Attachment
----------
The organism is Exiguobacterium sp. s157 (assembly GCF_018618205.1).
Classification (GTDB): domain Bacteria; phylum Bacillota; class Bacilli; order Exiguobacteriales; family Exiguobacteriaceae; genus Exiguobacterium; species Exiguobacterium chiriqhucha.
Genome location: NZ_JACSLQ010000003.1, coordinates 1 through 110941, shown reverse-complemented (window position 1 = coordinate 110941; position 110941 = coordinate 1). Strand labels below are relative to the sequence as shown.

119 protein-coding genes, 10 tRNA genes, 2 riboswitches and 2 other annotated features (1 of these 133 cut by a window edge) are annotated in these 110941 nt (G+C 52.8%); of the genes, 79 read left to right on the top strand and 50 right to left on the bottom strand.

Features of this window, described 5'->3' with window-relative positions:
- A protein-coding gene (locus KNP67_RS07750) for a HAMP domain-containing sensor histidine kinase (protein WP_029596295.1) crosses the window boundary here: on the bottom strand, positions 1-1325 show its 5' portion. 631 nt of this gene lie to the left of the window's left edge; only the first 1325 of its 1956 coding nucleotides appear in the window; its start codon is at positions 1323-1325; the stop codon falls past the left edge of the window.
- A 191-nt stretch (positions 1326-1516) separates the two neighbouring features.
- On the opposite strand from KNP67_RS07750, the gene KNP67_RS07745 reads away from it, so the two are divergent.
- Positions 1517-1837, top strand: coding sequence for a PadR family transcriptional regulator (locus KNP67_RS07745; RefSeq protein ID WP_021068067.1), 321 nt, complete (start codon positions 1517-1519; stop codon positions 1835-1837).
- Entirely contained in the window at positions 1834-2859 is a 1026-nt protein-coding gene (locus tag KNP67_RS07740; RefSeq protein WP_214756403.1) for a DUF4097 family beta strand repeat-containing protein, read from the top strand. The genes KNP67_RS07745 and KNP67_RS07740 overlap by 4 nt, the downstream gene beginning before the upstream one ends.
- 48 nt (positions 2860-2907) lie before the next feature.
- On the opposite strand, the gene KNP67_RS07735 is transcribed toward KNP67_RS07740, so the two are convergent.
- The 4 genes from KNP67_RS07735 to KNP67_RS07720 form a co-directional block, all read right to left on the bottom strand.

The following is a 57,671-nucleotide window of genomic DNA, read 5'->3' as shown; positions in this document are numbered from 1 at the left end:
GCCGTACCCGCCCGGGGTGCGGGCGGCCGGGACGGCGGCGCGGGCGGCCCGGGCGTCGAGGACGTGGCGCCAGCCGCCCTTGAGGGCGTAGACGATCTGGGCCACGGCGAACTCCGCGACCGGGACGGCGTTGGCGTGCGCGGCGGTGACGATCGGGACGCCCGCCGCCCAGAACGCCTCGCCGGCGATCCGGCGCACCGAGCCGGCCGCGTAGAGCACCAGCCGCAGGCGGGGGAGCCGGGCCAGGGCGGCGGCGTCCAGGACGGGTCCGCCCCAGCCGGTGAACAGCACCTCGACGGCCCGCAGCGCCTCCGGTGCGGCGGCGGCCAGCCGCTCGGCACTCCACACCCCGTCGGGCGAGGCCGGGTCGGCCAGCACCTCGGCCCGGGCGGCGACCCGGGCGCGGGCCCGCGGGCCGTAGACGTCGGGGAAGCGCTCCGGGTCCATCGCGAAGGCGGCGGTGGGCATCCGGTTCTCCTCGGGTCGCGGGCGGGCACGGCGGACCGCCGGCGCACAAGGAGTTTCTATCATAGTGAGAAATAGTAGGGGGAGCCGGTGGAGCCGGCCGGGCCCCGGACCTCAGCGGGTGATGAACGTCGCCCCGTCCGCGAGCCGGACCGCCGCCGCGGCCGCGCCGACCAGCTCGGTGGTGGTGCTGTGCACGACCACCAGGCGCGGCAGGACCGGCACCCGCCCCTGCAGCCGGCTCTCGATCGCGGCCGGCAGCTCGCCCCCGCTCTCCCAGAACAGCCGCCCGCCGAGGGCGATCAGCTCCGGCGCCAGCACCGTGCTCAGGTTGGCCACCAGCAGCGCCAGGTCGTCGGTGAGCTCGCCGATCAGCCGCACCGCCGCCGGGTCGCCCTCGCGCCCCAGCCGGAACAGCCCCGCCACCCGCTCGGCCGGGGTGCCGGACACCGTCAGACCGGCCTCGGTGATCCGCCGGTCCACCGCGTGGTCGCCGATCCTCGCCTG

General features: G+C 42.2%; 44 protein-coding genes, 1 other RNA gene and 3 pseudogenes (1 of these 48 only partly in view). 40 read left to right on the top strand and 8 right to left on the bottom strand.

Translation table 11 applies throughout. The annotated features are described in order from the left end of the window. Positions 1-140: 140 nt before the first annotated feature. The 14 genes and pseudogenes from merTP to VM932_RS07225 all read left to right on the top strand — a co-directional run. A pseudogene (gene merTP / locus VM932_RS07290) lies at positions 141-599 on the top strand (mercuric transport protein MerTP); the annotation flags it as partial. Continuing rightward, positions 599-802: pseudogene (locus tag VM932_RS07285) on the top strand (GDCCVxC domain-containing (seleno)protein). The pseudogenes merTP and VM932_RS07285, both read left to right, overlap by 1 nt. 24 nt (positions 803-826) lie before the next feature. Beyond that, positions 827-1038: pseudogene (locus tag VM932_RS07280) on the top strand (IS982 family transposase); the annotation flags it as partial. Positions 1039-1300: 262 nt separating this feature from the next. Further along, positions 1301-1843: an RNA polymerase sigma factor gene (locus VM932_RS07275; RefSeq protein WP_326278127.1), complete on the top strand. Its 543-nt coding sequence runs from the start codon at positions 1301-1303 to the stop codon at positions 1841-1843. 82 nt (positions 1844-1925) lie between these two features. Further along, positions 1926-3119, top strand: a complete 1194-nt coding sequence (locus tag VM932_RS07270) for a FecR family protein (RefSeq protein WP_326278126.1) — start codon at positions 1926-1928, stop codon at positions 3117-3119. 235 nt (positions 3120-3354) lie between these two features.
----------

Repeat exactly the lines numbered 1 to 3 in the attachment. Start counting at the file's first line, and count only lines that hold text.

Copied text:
The organism is Exiguobacterium sp. s157 (assembly GCF_018618205.1).
Classification (GTDB): domain Bacteria; phylum Bacillota; class Bacilli; order Exiguobacteriales; family Exiguobacteriaceae; genus Exiguobacterium; species Exiguobacterium chiriqhucha.
Genome location: NZ_JACSLQ010000003.1, coordinates 1 through 110941, shown reverse-complemented (window position 1 = coordinate 110941; position 110941 = coordinate 1). Strand labels below are relative to the sequence as shown.